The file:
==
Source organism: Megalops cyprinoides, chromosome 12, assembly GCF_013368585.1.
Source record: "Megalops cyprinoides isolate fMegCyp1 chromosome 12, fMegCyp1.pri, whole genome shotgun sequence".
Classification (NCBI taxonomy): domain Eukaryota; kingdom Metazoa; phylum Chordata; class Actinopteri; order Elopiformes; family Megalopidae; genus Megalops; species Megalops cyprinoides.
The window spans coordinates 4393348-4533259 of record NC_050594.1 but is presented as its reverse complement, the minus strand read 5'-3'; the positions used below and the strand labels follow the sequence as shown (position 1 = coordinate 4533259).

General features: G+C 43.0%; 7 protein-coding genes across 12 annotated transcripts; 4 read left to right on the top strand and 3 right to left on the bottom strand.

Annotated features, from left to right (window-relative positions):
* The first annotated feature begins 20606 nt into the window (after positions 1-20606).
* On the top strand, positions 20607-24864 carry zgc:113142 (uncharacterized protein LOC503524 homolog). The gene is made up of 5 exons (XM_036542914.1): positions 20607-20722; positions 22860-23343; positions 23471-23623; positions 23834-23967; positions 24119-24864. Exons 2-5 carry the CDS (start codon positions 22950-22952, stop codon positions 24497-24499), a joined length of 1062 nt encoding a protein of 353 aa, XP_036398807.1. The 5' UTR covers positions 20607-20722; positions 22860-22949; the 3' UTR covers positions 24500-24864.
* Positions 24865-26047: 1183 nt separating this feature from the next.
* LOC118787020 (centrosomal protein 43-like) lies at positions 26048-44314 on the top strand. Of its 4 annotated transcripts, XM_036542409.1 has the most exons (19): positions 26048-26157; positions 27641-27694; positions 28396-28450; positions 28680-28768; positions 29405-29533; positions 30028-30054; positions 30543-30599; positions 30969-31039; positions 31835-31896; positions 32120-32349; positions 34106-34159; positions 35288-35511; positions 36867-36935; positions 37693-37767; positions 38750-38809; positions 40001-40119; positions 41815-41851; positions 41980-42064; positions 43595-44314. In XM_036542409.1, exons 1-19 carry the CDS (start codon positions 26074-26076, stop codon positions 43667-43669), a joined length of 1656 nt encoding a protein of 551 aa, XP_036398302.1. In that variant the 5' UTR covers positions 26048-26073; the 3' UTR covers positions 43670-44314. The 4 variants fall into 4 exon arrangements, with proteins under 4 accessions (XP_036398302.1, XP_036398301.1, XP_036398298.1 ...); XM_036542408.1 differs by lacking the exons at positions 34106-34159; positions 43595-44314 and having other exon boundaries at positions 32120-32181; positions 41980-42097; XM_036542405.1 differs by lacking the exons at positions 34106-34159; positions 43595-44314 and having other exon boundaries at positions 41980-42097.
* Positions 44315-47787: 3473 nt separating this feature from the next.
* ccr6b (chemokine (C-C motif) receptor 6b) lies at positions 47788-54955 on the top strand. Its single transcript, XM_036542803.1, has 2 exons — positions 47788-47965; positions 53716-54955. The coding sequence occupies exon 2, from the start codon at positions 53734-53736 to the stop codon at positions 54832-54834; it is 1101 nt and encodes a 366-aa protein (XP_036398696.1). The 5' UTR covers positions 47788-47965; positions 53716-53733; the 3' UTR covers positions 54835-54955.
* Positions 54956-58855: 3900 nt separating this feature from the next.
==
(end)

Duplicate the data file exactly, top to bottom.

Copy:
Source organism: Megalops cyprinoides, chromosome 12, assembly GCF_013368585.1.
Source record: "Megalops cyprinoides isolate fMegCyp1 chromosome 12, fMegCyp1.pri, whole genome shotgun sequence".
Classification (NCBI taxonomy): domain Eukaryota; kingdom Metazoa; phylum Chordata; class Actinopteri; order Elopiformes; family Megalopidae; genus Megalops; species Megalops cyprinoides.
The window spans coordinates 4393348-4533259 of record NC_050594.1 but is presented as its reverse complement, the minus strand read 5'-3'; the positions used below and the strand labels follow the sequence as shown (position 1 = coordinate 4533259).

General features: G+C 43.0%; 7 protein-coding genes across 12 annotated transcripts; 4 read left to right on the top strand and 3 right to left on the bottom strand.

Annotated features, from left to right (window-relative positions):
* The first annotated feature begins 20606 nt into the window (after positions 1-20606).
* On the top strand, positions 20607-24864 carry zgc:113142 (uncharacterized protein LOC503524 homolog). The gene is made up of 5 exons (XM_036542914.1): positions 20607-20722; positions 22860-23343; positions 23471-23623; positions 23834-23967; positions 24119-24864. Exons 2-5 carry the CDS (start codon positions 22950-22952, stop codon positions 24497-24499), a joined length of 1062 nt encoding a protein of 353 aa, XP_036398807.1. The 5' UTR covers positions 20607-20722; positions 22860-22949; the 3' UTR covers positions 24500-24864.
* Positions 24865-26047: 1183 nt separating this feature from the next.
* LOC118787020 (centrosomal protein 43-like) lies at positions 26048-44314 on the top strand. Of its 4 annotated transcripts, XM_036542409.1 has the most exons (19): positions 26048-26157; positions 27641-27694; positions 28396-28450; positions 28680-28768; positions 29405-29533; positions 30028-30054; positions 30543-30599; positions 30969-31039; positions 31835-31896; positions 32120-32349; positions 34106-34159; positions 35288-35511; positions 36867-36935; positions 37693-37767; positions 38750-38809; positions 40001-40119; positions 41815-41851; positions 41980-42064; positions 43595-44314. In XM_036542409.1, exons 1-19 carry the CDS (start codon positions 26074-26076, stop codon positions 43667-43669), a joined length of 1656 nt encoding a protein of 551 aa, XP_036398302.1. In that variant the 5' UTR covers positions 26048-26073; the 3' UTR covers positions 43670-44314. The 4 variants fall into 4 exon arrangements, with proteins under 4 accessions (XP_036398302.1, XP_036398301.1, XP_036398298.1 ...); XM_036542408.1 differs by lacking the exons at positions 34106-34159; positions 43595-44314 and having other exon boundaries at positions 32120-32181; positions 41980-42097; XM_036542405.1 differs by lacking the exons at positions 34106-34159; positions 43595-44314 and having other exon boundaries at positions 41980-42097.
* Positions 44315-47787: 3473 nt separating this feature from the next.
* ccr6b (chemokine (C-C motif) receptor 6b) lies at positions 47788-54955 on the top strand. Its single transcript, XM_036542803.1, has 2 exons — positions 47788-47965; positions 53716-54955. The coding sequence occupies exon 2, from the start codon at positions 53734-53736 to the stop codon at positions 54832-54834; it is 1101 nt and encodes a 366-aa protein (XP_036398696.1). The 5' UTR covers positions 47788-47965; positions 53716-53733; the 3' UTR covers positions 54835-54955.
* Positions 54956-58855: 3900 nt separating this feature from the next.